MP3, AAC, WAV, FLAC: all the audio file formats explained

MP3, AAC, WAV, FLAC: all the audio file formats explained

Organising your digital music collection, you might be struck by the number of different audio file formats in your library. If the list leaves you wondering whether all those songs studied at different universities to get such official-looking letters after their names, don’t worry. We’re here to break down the meaning of the most common music file formats, the differences between them, and why you should care.

Whether you’re listening to low-quality MP3 files, probably slightly better AAC tracks, or hi-res audio in FLAC or WAV, it’s time to understand exactly what you’re getting – and which is the best file format for you.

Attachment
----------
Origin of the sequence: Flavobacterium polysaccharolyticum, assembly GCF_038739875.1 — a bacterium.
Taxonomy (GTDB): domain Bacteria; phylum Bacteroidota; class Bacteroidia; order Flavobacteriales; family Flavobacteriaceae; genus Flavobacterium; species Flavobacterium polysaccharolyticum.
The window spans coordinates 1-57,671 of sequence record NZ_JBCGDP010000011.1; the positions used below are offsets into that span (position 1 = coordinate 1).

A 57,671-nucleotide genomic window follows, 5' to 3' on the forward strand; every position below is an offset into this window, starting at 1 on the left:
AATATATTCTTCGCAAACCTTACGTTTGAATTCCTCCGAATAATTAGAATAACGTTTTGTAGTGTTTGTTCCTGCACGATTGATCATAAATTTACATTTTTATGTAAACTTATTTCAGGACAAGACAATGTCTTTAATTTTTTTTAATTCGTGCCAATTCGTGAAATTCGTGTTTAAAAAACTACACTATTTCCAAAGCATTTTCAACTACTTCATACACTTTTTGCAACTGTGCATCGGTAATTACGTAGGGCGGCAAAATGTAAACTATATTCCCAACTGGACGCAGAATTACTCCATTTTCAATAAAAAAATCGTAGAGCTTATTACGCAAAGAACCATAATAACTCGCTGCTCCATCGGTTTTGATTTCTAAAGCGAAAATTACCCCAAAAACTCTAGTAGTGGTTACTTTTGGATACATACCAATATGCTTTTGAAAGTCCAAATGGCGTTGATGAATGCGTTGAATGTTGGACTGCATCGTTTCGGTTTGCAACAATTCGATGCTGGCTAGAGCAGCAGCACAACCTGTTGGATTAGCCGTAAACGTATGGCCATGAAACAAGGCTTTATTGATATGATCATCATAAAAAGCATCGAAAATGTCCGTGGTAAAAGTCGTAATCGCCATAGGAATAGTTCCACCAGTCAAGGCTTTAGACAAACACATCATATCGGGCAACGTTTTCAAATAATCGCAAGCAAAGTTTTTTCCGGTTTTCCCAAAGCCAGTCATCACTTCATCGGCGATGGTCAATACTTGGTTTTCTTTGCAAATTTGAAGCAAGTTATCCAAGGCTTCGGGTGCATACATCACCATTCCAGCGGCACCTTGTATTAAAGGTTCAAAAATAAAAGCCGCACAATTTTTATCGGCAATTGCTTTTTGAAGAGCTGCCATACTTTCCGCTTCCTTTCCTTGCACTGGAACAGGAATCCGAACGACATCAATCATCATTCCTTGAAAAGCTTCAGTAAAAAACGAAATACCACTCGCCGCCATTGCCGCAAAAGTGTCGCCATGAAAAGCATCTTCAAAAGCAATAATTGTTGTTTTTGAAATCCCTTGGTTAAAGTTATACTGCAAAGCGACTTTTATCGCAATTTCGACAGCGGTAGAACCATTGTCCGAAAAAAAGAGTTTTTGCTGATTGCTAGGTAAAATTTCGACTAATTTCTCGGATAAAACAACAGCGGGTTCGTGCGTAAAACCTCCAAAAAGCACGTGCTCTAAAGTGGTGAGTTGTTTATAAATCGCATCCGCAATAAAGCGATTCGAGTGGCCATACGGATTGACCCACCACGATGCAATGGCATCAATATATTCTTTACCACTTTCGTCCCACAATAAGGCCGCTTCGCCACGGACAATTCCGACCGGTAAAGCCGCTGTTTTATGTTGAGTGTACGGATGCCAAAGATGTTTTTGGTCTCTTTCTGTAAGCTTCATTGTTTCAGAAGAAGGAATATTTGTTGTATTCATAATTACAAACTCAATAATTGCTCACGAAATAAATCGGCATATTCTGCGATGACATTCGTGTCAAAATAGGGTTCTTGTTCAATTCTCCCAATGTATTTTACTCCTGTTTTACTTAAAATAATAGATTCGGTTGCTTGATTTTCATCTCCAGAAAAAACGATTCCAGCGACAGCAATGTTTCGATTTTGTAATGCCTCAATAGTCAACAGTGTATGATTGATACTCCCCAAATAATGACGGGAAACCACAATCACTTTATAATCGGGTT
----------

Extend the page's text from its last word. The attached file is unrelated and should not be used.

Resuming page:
File formats and codecs at-a-glance

Want to cut straight to the chase? Here’s a handy guide to all the file formats and the differences between them. If you want to know more, read on below for a more in-depth look at the differences in size, sound quality and compatibility.

AAC (not hi-res): Apple’s alternative to MP3. Lossy and compressed, but sounds better. Used for iTunes downloads and Apple Music streaming.

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